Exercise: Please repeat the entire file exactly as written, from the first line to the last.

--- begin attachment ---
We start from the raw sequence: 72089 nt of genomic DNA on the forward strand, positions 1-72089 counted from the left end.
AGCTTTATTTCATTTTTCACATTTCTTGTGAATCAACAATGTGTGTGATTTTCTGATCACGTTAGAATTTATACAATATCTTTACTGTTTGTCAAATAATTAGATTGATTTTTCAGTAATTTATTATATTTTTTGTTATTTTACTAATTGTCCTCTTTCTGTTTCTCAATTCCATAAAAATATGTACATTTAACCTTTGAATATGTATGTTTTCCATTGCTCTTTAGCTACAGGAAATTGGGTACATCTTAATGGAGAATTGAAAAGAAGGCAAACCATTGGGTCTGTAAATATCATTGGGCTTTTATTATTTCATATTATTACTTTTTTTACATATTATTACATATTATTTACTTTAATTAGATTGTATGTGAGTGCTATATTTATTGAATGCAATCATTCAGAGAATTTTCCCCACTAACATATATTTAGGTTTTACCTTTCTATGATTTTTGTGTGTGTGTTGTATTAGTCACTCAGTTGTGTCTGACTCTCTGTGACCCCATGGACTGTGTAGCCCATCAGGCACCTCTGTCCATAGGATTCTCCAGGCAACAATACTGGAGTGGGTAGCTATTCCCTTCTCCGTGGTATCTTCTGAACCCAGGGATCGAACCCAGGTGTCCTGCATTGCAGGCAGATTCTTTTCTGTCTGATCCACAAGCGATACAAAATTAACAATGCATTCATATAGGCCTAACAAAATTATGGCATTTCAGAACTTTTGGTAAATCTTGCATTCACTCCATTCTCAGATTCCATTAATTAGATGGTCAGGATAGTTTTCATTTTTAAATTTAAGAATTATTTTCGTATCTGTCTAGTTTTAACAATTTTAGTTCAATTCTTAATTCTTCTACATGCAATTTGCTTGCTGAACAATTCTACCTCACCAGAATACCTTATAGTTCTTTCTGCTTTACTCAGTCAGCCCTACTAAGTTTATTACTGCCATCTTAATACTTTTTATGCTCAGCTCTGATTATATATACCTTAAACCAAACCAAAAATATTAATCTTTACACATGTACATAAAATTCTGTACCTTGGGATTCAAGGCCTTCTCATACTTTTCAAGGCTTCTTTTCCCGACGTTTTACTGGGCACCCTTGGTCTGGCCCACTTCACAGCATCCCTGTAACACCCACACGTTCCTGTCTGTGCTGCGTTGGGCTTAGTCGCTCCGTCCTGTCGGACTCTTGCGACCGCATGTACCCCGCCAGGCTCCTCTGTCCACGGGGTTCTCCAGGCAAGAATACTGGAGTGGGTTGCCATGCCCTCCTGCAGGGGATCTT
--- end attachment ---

We start from the raw sequence: 72089 nt of genomic DNA on the forward strand, positions 1-72089 counted from the left end.
AGCTTTATTTCATTTTTCACATTTCTTGTGAATCAACAATGTGTGTGATTTTCTGATCACGTTAGAATTTATACAATATCTTTACTGTTTGTCAAATAATTAGATTGATTTTTCAGTAATTTATTATATTTTTTGTTATTTTACTAATTGTCCTCTTTCTGTTTCTCAATTCCATAAAAATATGTACATTTAACCTTTGAATATGTATGTTTTCCATTGCTCTTTAGCTACAGGAAATTGGGTACATCTTAATGGAGAATTGAAAAGAAGGCAAACCATTGGGTCTGTAAATATCATTGGGCTTTTATTATTTCATATTATTACTTTTTTTACATATTATTACATATTATTTACTTTAATTAGATTGTATGTGAGTGCTATATTTATTGAATGCAATCATTCAGAGAATTTTCCCCACTAACATATATTTAGGTTTTACCTTTCTATGATTTTTGTGTGTGTGTTGTATTAGTCACTCAGTTGTGTCTGACTCTCTGTGACCCCATGGACTGTGTAGCCCATCAGGCACCTCTGTCCATAGGATTCTCCAGGCAACAATACTGGAGTGGGTAGCTATTCCCTTCTCCGTGGTATCTTCTGAACCCAGGGATCGAACCCAGGTGTCCTGCATTGCAGGCAGATTCTTTTCTGTCTGATCCACAAGCGATACAAAATTAACAATGCATTCATATAGGCCTAACAAAATTATGGCATTTCAGAACTTTTGGTAAATCTTGCATTCACTCCATTCTCAGATTCCATTAATTAGATGGTCAGGATAGTTTTCATTTTTAAATTTAAGAATTATTTTCGTATCTGTCTAGTTTTAACAATTTTAGTTCAATTCTTAATTCTTCTACATGCAATTTGCTTGCTGAACAATTCTACCTCACCAGAATACCTTATAGTTCTTTCTGCTTTACTCAGTCAGCCCTACTAAGTTTATTACTGCCATCTTAATACTTTTTATGCTCAGCTCTGATTATATATACCTTAAACCAAACCAAAAATATTAATCTTTACACATGTACATAAAATTCTGTACCTTGGGATTCAAGGCCTTCTCATACTTTTCAAGGCTTCTTTTCCCGACGTTTTACTGGGCACCCTTGGTCTGGCCCACTTCACAGCATCCCTGTAACACCCACACGTTCCTGTCTGTGCTGCGTTGGGCTTAGTCGCTCCGTCCTGTCGGACTCTTGCGACCGCATGTACCCCGCCAGGCTCCTCTGTCCACGGGGTTCTCCAGGCAAGAATACTGGAGTGGGTTGCCATGCCCTCCTGCAGGGGATCTT